Okra is a very popular and nutritious vegetable farmed and consumed by many people across the country, but some Nigerian farmers hardly see okra farming as big business.
However, those who engage in the venture have a lot of success stories to tell.
They say, “you don’t just make money by farming okra, but by knowing the secrets of okra farming and following them diligently.”
One of the okra farmers in Nasarawa State, Mrs. Esther Audu, who spoke with our reporter, maintained that for one to reap bountifully and make gains from okra farming, the farmer must first and foremost plant on a very fertile soil in a good location, particularly flat land.
“After getting a good location, the next thing is to go for improved okra seeds. The variety I plant, matures in 40 days. I plant twice in the rainy season and once in the dry season,” the farmer disclosed.
She said once an okra farmer has chosen the right location and the right variety, the next thing to do is to keep to time and carry out good crop management practices.
“The best thing to do is to plant on ridges because it makes the soil more available to the plants, but okra also performs very well if planted on flat soil. I plant on tilled flat soil and I am getting good yield,” Mrs. Audu said.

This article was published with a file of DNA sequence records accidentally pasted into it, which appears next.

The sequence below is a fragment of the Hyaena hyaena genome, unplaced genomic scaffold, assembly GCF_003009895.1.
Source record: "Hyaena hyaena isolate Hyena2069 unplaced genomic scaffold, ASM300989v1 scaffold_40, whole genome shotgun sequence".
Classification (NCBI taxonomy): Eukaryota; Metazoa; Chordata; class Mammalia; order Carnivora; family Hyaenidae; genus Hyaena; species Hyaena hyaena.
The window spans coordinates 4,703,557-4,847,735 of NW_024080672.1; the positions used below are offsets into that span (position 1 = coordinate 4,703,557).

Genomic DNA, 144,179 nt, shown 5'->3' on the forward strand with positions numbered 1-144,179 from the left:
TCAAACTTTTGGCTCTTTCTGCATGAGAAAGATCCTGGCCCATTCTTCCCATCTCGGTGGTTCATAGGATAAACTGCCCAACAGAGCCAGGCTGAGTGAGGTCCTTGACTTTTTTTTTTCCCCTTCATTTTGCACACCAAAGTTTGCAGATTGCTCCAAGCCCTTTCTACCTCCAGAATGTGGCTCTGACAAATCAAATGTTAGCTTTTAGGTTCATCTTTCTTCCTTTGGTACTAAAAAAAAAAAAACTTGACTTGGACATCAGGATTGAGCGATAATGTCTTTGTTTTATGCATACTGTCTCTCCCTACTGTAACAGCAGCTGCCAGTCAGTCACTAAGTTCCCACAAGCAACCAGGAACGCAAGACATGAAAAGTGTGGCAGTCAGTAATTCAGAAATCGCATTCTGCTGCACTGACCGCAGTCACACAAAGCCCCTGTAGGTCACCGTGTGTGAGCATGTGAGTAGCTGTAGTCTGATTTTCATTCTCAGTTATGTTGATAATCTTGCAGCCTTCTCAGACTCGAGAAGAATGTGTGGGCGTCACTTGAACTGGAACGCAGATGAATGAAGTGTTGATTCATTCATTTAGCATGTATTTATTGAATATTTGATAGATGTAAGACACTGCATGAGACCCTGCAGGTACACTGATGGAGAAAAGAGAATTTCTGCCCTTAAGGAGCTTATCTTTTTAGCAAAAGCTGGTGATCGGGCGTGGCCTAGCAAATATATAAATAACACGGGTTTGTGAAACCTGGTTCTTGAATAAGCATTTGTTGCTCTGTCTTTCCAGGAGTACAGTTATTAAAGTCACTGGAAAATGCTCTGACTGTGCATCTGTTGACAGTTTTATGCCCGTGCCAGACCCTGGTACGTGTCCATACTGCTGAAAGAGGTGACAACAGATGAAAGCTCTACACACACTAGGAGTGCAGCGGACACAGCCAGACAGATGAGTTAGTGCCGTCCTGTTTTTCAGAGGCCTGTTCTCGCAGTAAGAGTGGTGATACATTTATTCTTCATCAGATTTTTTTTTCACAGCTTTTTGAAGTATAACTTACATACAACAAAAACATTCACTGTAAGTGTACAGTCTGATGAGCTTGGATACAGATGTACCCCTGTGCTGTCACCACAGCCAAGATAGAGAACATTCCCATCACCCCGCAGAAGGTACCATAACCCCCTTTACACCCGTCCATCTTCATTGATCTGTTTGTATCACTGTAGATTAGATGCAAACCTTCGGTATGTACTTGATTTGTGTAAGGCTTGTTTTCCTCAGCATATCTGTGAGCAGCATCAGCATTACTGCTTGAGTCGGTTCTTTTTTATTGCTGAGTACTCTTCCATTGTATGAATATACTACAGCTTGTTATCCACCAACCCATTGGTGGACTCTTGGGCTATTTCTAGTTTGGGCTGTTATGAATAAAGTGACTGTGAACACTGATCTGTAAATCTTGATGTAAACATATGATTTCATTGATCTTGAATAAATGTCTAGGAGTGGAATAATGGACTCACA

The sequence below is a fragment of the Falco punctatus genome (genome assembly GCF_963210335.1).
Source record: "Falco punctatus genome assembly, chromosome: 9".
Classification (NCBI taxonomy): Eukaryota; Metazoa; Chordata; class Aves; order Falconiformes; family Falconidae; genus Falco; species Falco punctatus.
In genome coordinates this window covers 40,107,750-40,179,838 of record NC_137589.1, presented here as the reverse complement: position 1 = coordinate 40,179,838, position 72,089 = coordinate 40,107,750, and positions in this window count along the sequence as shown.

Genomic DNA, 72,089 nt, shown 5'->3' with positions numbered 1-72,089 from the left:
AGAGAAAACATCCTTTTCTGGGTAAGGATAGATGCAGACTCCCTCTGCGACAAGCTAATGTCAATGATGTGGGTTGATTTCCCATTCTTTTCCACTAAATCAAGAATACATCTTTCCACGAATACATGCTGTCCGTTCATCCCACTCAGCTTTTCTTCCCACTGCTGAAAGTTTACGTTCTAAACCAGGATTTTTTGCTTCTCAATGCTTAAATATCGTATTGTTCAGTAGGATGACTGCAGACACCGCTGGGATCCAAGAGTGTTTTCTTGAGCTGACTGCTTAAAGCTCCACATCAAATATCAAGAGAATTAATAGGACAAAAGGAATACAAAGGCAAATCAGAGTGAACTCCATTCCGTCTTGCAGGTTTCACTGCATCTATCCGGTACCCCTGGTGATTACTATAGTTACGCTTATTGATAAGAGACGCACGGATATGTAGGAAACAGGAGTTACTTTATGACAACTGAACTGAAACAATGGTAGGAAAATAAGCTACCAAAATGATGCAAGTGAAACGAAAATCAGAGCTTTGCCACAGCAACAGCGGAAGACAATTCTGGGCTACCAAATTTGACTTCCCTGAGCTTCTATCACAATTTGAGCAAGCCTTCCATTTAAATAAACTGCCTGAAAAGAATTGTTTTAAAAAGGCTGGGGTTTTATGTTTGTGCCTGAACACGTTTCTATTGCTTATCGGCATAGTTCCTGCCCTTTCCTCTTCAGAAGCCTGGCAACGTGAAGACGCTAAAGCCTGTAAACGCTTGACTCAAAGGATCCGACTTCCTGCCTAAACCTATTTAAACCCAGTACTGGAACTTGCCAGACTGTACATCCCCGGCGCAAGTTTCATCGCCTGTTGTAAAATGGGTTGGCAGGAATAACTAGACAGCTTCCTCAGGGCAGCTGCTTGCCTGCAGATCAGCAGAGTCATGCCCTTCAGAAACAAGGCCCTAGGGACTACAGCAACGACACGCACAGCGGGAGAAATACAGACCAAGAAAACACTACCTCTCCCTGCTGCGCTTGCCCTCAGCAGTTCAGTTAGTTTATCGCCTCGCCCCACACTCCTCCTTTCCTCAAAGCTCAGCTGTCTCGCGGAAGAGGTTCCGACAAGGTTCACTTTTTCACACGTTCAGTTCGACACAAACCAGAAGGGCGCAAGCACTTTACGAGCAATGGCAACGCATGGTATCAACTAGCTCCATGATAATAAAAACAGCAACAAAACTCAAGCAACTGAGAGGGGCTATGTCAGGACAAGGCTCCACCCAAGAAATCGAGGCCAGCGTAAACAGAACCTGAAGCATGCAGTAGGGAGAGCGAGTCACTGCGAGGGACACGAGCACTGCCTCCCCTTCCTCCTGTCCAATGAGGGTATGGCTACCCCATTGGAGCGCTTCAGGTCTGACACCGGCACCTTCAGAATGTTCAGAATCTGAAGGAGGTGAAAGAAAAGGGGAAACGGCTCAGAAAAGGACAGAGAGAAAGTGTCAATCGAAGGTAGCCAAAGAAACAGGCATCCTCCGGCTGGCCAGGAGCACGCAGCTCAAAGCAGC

According to her, an okra farmer should be very observant to detect if the soil he or she plants on is already fertile, so as to avoid waste of money by applying fertilizers that the crops don’t even need.
“Mere looking at this soil you know is rich, so I don’t apply fertilizer, not even manure, but the crops are flourishing. But if you must apply fertilizer, apply the right type at the required dosage, and at the right time as well,” she stressed.
The farmer said she weeds the farm manually when she notices that weeds have come up to a level that they will compete for nutrients with the crops, adding that, “You must also keep pests away when the need arises.”
According to the okra farmer, who also intercrops the farm with maize, she harvests the okra at four days interval lasting for about one month before starting a new farm.
When asked to quantify the gain she makes from okra farming, she simply told our reporter: “We eat it at home and I sell to buyers to make money, which I use to supplement home needs. So, it’s profitable.”
She noted that the major challenges she faces are lack of access to land and capital to expand the farm.
Another okra farmer, Mr. Paul Oko, who agreed with the position of his colleague, said contrary to the thinking of people that okra farming is ‘petty’ business; there is so much money in it if one does it well.